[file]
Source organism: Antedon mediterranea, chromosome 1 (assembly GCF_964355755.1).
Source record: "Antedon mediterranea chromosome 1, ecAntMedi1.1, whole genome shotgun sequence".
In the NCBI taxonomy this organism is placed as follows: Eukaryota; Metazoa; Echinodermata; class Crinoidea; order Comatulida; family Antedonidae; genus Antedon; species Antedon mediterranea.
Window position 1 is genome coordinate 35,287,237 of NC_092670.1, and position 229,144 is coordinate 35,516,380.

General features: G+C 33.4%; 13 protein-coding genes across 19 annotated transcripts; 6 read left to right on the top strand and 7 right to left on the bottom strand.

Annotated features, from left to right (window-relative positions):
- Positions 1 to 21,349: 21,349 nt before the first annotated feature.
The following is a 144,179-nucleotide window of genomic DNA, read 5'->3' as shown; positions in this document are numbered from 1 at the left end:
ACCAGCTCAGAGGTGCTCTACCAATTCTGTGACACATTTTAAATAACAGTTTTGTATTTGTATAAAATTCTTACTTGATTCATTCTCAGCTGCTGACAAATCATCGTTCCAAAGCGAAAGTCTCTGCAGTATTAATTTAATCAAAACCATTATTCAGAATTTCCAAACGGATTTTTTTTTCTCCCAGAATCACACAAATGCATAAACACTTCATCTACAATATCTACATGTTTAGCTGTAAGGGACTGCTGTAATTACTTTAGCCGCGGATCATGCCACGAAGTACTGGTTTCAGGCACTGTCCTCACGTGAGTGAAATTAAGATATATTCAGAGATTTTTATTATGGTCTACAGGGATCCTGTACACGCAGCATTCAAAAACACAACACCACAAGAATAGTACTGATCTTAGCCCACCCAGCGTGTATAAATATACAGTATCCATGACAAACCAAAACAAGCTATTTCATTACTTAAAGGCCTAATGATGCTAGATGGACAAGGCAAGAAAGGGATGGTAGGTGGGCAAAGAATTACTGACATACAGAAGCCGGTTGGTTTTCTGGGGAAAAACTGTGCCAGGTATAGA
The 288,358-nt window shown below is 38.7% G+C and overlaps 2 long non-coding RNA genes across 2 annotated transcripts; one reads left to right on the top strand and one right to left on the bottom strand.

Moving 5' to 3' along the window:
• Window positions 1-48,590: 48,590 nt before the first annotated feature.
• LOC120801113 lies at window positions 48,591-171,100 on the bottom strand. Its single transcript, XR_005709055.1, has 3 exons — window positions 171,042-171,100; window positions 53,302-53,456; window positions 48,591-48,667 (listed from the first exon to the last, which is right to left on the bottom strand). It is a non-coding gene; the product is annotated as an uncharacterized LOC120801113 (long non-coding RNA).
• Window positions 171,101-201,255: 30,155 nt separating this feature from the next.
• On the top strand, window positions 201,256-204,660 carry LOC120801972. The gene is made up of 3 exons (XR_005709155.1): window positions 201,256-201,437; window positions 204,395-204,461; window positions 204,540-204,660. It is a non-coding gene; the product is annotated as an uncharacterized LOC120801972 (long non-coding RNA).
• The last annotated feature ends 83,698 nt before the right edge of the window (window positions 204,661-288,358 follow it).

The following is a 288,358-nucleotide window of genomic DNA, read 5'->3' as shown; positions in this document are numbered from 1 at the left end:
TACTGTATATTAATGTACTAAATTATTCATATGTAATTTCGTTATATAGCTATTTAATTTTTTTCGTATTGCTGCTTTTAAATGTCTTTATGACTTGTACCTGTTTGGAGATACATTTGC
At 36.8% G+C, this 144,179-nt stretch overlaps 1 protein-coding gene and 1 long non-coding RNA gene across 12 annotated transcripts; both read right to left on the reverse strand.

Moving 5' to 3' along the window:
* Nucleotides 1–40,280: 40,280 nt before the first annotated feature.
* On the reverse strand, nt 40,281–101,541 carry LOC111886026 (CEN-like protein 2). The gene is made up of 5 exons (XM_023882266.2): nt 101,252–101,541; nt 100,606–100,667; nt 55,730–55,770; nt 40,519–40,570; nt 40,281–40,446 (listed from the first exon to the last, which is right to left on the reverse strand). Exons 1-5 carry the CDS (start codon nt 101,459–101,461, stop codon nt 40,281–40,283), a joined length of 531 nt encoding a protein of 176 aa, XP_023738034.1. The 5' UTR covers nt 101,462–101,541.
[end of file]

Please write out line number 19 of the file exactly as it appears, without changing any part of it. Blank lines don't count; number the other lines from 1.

At 36.8% G+C, this 144,179-nt stretch overlaps 1 protein-coding gene and 1 long non-coding RNA gene across 12 annotated transcripts; both read right to left on the reverse strand.